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Statistics and Trends in Divorce

Posted by Stephen G. Gordon in Trends in Divorce

THE GOOD NEWS!! The number of divorces is increasing! Well, that’s the good news to those economists who see the increase in the number of divorces as evidence of an improving economy. Since the 2008 economic crises and the Great Recession many couples simply could not afford to divorce. During the recession, in 2009, the U.S. divorce rate hit a 40-year low. Locally, 2009 marked a low in Westchester and Dutchess counties and a near low in Putnam County. It was not the cost of the divorce process itself that forced unhappy marrieds to stay together; it was the hard reality that post-divorce life was just too expensive to manage. It was often considered impossible to stretch limited family income to cover the costs of two separate households. So the number of divorces decreased as the economy tanked. But for the past three years, the divorce rate locally, statewide and nationally is on the rise so it now appears that the economy has improved.

THE NOT-SO-GOOD NEWS!! The number of divorces is increasing! Ours is still a society that values marriage and family. From that perspective, any increase in the number of divorces would be viewed as a reflection of a deteriorating society heading towards greater instability. What can be considered a positive economically it is often thought to be a negative socially.

THE STATISTICS (Click Here)  Even as population in the counties of Westchester, Dutchess and Putnam has seen a general, modest increase since 2001, the number of divorces has generally declined in all three counties over the last 13 years. These statistics beg the question: Why? The statistics indicate that economic reality trumps emotional need.

Economic instability increases pressures within a marriage. During tough economic times those pressures increase the emotional need to divorce and would thus tend to increase the number of divorces. So if the emotional need for divorce increases while the divorce rate drops, it must be attributed to the economics. However, Collaborative Divorce makes it possible to overcome the cold, cruel fiscal realities that sometimes preclude couples from divorcing. It still may be possible to divorce even in the throes of a Great Recession…if couples opt to utilize Collaborative Divorce.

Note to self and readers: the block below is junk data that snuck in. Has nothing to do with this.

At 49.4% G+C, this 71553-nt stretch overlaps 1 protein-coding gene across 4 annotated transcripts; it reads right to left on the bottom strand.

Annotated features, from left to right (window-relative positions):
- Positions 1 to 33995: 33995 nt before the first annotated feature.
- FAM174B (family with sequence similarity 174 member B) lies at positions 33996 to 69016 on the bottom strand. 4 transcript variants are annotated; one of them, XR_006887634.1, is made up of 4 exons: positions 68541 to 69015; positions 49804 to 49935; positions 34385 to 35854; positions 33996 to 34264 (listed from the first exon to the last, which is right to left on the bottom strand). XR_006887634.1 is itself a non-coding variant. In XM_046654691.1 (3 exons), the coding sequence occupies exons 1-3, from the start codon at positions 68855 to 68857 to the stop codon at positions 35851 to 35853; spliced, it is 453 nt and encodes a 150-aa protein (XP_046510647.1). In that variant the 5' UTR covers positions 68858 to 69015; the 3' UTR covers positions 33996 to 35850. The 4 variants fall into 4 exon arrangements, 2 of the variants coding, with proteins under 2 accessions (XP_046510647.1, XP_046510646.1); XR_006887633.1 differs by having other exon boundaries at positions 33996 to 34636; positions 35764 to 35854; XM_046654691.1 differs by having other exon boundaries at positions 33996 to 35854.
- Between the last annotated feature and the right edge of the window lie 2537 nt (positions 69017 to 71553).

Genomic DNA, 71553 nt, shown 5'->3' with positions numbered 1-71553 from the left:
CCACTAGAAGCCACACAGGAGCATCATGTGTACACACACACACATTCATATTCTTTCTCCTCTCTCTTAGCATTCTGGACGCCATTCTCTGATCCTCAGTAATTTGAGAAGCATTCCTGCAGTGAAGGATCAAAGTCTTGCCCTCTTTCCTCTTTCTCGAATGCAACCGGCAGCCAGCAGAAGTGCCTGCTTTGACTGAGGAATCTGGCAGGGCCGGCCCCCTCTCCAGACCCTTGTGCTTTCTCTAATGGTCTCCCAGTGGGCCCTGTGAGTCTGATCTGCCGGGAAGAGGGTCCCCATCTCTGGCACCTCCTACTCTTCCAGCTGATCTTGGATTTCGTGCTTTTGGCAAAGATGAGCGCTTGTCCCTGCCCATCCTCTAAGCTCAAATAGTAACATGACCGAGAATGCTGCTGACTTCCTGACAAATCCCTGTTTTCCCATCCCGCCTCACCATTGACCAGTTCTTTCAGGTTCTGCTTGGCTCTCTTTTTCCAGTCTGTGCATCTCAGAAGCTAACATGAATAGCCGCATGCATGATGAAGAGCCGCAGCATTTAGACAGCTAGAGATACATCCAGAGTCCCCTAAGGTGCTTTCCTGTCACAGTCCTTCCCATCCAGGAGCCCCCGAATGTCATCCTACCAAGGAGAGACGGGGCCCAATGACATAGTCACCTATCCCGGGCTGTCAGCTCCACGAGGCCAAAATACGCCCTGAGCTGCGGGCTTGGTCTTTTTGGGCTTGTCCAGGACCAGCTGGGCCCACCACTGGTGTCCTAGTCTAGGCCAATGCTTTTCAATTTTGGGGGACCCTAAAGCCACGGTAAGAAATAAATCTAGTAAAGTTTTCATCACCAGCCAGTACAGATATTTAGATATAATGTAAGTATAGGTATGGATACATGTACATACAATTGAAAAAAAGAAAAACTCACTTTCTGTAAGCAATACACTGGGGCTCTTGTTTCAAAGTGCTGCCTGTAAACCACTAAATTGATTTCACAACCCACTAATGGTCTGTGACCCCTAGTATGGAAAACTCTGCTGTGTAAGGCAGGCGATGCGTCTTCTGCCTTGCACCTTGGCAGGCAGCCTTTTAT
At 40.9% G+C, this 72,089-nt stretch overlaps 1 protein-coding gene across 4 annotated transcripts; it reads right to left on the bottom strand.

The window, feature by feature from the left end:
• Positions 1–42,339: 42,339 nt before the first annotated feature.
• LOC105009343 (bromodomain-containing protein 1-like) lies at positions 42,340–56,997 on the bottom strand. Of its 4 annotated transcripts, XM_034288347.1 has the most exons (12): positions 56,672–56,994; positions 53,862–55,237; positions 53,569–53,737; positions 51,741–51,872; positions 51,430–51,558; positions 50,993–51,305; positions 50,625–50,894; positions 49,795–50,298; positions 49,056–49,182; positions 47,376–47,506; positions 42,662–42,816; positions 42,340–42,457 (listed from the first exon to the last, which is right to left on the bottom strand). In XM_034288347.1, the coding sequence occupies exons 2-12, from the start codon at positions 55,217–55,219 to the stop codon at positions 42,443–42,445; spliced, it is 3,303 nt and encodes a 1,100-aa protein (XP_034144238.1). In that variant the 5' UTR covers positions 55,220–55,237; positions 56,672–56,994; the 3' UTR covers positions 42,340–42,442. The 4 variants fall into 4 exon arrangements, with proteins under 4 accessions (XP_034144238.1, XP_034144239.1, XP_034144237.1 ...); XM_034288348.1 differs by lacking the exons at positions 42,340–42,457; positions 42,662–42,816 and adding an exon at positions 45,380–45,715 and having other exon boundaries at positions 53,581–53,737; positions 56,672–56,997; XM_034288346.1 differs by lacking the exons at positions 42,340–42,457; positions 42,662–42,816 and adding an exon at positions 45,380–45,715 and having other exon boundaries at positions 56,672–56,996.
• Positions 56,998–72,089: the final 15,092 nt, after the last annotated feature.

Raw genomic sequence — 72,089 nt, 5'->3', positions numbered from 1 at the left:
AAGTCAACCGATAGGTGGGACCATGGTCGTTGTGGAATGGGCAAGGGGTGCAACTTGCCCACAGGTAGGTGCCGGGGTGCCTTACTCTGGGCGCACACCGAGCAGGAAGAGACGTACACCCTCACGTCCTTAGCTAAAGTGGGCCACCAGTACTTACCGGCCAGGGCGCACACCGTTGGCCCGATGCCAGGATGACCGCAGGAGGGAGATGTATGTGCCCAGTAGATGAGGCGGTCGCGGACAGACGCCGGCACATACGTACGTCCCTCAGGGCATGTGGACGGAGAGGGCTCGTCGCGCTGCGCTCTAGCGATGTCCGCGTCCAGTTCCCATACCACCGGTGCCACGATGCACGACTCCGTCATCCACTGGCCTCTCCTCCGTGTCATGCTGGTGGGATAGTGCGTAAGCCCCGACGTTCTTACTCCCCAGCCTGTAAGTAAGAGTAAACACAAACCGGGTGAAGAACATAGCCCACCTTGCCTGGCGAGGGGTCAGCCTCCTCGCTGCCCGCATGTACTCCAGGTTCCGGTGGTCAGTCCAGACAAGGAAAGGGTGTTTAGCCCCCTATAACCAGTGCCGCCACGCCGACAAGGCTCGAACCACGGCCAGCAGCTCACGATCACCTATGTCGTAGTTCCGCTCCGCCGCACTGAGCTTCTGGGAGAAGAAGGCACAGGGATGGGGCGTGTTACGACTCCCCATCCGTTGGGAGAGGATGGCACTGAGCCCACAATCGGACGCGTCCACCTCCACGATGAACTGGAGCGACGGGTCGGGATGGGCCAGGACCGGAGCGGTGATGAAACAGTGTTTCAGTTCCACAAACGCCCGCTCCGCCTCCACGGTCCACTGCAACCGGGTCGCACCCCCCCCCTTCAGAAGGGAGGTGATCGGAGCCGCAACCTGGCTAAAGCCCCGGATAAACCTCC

All too often traditional, litigated divorce exacerbates acrimony, bitterness, turmoil, unresolved conflict and the collapse of a functioning family that can remain supportive of the children. However, the Collaborative Divorce process is designed specifically to minimize and even eliminate those ugly, destructive ramifications. Collaborative Divorce provides a viable means to restructure a family in a positive and productive manner that best meets the competing interests of the parties and the essential needs of the children. When couples utilize the Collaborative Divorce process, they focus their energy and effort into problem solving – specifically finding solutions to the problem of stretching thin revenues and resources. When spouses concern themselves not only with their own personal “best interests” but also the best interests of the children and even the other spouse, solutions that remain unexplored and hidden in the adversarial battle of traditional litigated divorce can be devised and implemented.

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